The Suits in Admiralty Act provides that suits under it may be brought against the United States only within two years after the cause of action arises. 46 U.S.C. § 745. Noting that the plaintiff's cause of action against the United States would have arisen at the time of the accident, the government correctly states that a direct suit by the plaintiff would now be barred. But the government goes farther than this, arguing that as a result of its lack of liability to the plaintiff, it cannot share joint liability with the City, and therefore the City can have no claim of contribution against it. In support of this proposition, the government cites numerous cases in which one joint tortfeasor was immune from tort liability to the plaintiff, and the court held that it could not be held liable in contribution to the other tortfeasor. For example, in Halcyon v. Haenn Ship Corp., 342 U.S. 282, 72 S. Ct. 277, 96 L. Ed. 318 (1952), an employer and a third party jointly caused injury to an employee. The employer was immunized by the Longshoreman's Act from a direct suit by the employee, and the court held that it would not create a previously unrecognized right to contribution so that the third party could recover from the employer. On the other hand, the United States attempts to distinguish similar cases, such as Weyerhaeuser S.S. Co. v. United States, 372 U.S. 597, 83 S. Ct. 926, 10 L. Ed. 2d 1 (1963), in which a long-established right to contribution was applied against the United States despite the recognition that the plaintiff could not have brought direct suit against it. The thrust of the government's rather complex argument is that, by analogy to the Halcyon line of cases, it cannot be indirectly liable in contribution since direct suit against it by the plaintiff is barred by the statute of limitations.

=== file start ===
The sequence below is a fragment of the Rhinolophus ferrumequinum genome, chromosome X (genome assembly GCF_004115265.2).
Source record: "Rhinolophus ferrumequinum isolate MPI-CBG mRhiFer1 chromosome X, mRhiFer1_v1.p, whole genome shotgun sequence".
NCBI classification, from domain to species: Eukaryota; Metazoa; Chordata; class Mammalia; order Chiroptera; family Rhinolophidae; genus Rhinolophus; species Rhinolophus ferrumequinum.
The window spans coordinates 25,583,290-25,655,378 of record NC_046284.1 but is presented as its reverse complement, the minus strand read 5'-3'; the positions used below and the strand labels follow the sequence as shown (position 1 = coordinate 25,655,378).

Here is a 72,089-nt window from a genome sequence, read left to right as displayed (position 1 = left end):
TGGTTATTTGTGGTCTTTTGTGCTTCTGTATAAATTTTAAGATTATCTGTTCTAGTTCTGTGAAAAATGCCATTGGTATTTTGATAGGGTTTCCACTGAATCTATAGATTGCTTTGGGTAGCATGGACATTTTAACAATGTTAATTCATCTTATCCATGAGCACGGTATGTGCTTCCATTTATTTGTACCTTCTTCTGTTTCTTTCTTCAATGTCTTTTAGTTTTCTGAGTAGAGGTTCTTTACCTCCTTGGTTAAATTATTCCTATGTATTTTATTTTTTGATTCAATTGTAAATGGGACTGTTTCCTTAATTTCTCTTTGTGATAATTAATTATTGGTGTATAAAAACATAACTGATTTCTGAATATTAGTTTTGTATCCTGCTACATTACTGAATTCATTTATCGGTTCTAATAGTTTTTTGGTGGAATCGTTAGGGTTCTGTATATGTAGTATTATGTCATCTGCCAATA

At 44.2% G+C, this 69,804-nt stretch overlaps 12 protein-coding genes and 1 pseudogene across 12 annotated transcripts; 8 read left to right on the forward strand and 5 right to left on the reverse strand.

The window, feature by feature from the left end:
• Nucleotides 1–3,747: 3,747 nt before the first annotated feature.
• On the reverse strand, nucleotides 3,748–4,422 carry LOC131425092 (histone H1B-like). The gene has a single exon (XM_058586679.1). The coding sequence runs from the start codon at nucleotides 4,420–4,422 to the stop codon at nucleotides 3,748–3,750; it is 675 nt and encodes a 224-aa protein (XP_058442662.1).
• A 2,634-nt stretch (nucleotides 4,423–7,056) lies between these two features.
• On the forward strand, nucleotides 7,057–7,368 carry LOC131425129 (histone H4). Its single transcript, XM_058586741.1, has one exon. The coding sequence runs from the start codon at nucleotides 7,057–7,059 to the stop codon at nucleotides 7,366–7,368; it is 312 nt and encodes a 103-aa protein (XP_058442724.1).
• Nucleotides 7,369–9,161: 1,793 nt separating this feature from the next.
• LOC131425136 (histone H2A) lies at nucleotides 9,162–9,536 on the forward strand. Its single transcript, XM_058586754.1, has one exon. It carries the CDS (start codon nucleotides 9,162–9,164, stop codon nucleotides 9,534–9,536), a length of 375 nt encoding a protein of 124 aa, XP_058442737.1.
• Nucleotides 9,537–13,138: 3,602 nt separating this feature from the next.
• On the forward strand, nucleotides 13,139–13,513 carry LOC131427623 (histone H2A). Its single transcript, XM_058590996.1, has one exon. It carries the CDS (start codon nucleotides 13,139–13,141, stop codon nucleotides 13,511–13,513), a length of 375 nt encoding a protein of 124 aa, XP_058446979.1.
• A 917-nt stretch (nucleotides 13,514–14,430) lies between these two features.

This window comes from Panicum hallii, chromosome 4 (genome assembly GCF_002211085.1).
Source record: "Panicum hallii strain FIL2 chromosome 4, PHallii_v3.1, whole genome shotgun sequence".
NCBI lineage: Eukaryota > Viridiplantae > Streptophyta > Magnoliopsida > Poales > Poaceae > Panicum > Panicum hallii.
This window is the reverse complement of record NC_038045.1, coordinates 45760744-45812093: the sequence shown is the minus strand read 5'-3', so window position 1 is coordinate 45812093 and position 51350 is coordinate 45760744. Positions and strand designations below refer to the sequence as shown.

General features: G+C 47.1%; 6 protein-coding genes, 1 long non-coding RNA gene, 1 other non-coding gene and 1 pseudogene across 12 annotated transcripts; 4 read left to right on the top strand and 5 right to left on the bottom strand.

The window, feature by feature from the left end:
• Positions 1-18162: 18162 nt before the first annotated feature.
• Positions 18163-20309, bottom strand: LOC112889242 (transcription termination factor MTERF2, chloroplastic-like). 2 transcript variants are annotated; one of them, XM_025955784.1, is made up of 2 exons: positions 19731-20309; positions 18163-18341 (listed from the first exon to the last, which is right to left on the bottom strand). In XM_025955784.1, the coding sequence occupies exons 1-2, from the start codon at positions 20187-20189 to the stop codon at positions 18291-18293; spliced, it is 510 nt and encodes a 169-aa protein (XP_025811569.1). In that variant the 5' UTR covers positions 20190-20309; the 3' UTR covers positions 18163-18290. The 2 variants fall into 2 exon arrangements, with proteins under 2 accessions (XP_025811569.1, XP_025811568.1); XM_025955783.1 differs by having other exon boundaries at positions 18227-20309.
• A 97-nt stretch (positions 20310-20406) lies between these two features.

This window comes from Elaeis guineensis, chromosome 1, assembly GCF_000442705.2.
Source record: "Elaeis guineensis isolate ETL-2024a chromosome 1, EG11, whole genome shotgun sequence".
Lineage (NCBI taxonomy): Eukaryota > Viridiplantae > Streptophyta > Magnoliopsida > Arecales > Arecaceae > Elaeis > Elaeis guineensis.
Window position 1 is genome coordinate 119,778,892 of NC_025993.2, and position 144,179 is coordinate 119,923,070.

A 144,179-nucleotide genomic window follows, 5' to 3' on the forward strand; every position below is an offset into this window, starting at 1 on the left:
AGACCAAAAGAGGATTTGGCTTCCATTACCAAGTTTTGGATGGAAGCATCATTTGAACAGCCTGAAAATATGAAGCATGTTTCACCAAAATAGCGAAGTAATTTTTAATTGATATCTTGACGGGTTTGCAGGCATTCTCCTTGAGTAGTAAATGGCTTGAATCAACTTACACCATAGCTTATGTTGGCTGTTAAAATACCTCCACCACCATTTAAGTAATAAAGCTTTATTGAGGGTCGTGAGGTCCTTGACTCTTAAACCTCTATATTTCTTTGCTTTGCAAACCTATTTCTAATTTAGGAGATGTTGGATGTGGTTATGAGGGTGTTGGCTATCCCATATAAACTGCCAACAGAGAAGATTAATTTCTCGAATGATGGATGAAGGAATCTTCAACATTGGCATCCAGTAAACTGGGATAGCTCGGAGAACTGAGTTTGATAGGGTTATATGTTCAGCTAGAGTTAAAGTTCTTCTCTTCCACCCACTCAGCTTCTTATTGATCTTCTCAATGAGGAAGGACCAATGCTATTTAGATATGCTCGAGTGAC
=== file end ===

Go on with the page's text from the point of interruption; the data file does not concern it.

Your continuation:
We need not explore the government's list of arguably analogous precedent, since there are other and more persuasive cases involving statute of limitations defenses, which are directly on point. The district court in this case disposed of the government's statute of limitations argument in rejecting its motion for summary judgment, holding that "the third-party complaint and Sec. 745 statute of limitations are governed by when a final judgment or payment is received by a third party." We find this to be a correct statement of the law. In Thornton v. Hull, 515 F. Supp. 715 (D. Mass. 1981), the plaintiff's ship sank while it was tied to a pier owned by the Town of Hull, and the plaintiff timely brought suit against the town. More than two years after the sinking, the town filed a third-party complaint impleading the United States as third-party defendant, alleging that the United States was liable to it either in indemnification or contribution. The United States contended in that case as it does in this one that because the two-year statute of limitations on admiralty actions against the United States would bar any direct action by the shipowner, a third-party action by the town against the United States was also precluded. The court stated: